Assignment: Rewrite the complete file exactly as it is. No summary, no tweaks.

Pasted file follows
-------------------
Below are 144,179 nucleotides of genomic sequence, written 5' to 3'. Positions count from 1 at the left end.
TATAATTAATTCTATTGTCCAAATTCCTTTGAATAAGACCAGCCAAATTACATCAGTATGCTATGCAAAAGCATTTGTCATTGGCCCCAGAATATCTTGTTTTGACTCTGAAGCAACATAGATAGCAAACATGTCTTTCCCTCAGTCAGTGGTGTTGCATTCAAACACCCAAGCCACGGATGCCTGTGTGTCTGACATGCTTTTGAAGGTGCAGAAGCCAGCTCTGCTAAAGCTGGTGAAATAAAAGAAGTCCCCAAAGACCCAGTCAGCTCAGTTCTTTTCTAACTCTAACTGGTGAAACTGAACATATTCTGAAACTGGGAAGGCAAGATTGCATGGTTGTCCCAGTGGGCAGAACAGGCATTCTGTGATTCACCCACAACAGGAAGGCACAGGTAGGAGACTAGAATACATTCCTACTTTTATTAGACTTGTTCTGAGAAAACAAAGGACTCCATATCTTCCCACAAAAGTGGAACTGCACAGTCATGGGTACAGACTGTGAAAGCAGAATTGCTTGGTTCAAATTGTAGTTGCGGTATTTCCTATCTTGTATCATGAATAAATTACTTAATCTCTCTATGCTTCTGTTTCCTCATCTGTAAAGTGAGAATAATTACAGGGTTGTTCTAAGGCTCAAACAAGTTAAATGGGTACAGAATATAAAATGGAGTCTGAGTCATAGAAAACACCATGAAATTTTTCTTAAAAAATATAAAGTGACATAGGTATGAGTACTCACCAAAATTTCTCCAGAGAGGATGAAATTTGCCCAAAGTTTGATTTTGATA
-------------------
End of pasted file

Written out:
Below are 144,179 nucleotides of genomic sequence, written 5' to 3'. Positions count from 1 at the left end.
TATAATTAATTCTATTGTCCAAATTCCTTTGAATAAGACCAGCCAAATTACATCAGTATGCTATGCAAAAGCATTTGTCATTGGCCCCAGAATATCTTGTTTTGACTCTGAAGCAACATAGATAGCAAACATGTCTTTCCCTCAGTCAGTGGTGTTGCATTCAAACACCCAAGCCACGGATGCCTGTGTGTCTGACATGCTTTTGAAGGTGCAGAAGCCAGCTCTGCTAAAGCTGGTGAAATAAAAGAAGTCCCCAAAGACCCAGTCAGCTCAGTTCTTTTCTAACTCTAACTGGTGAAACTGAACATATTCTGAAACTGGGAAGGCAAGATTGCATGGTTGTCCCAGTGGGCAGAACAGGCATTCTGTGATTCACCCACAACAGGAAGGCACAGGTAGGAGACTAGAATACATTCCTACTTTTATTAGACTTGTTCTGAGAAAACAAAGGACTCCATATCTTCCCACAAAAGTGGAACTGCACAGTCATGGGTACAGACTGTGAAAGCAGAATTGCTTGGTTCAAATTGTAGTTGCGGTATTTCCTATCTTGTATCATGAATAAATTACTTAATCTCTCTATGCTTCTGTTTCCTCATCTGTAAAGTGAGAATAATTACAGGGTTGTTCTAAGGCTCAAACAAGTTAAATGGGTACAGAATATAAAATGGAGTCTGAGTCATAGAAAACACCATGAAATTTTTCTTAAAAAATATAAAGTGACATAGGTATGAGTACTCACCAAAATTTCTCCAGAGAGGATGAAATTTGCCCAAAGTTTGATTTTGATA